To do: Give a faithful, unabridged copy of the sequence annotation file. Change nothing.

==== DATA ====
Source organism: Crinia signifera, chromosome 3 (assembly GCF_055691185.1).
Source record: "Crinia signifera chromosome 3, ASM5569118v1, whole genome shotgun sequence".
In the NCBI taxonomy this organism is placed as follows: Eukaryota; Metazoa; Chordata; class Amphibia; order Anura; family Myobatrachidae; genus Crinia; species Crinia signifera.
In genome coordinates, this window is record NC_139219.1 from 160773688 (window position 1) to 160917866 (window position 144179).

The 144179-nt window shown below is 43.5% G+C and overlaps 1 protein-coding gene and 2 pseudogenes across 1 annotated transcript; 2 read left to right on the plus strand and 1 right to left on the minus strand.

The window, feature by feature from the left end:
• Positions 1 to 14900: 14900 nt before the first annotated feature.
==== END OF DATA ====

Source organism: Crinia signifera, chromosome 3 (assembly GCF_055691185.1).
Source record: "Crinia signifera chromosome 3, ASM5569118v1, whole genome shotgun sequence".
In the NCBI taxonomy this organism is placed as follows: Eukaryota; Metazoa; Chordata; class Amphibia; order Anura; family Myobatrachidae; genus Crinia; species Crinia signifera.
In genome coordinates, this window is record NC_139219.1 from 160773688 (window position 1) to 160917866 (window position 144179).

The 144179-nt window shown below is 43.5% G+C and overlaps 1 protein-coding gene and 2 pseudogenes across 1 annotated transcript; 2 read left to right on the plus strand and 1 right to left on the minus strand.

The window, feature by feature from the left end:
• Positions 1 to 14900: 14900 nt before the first annotated feature.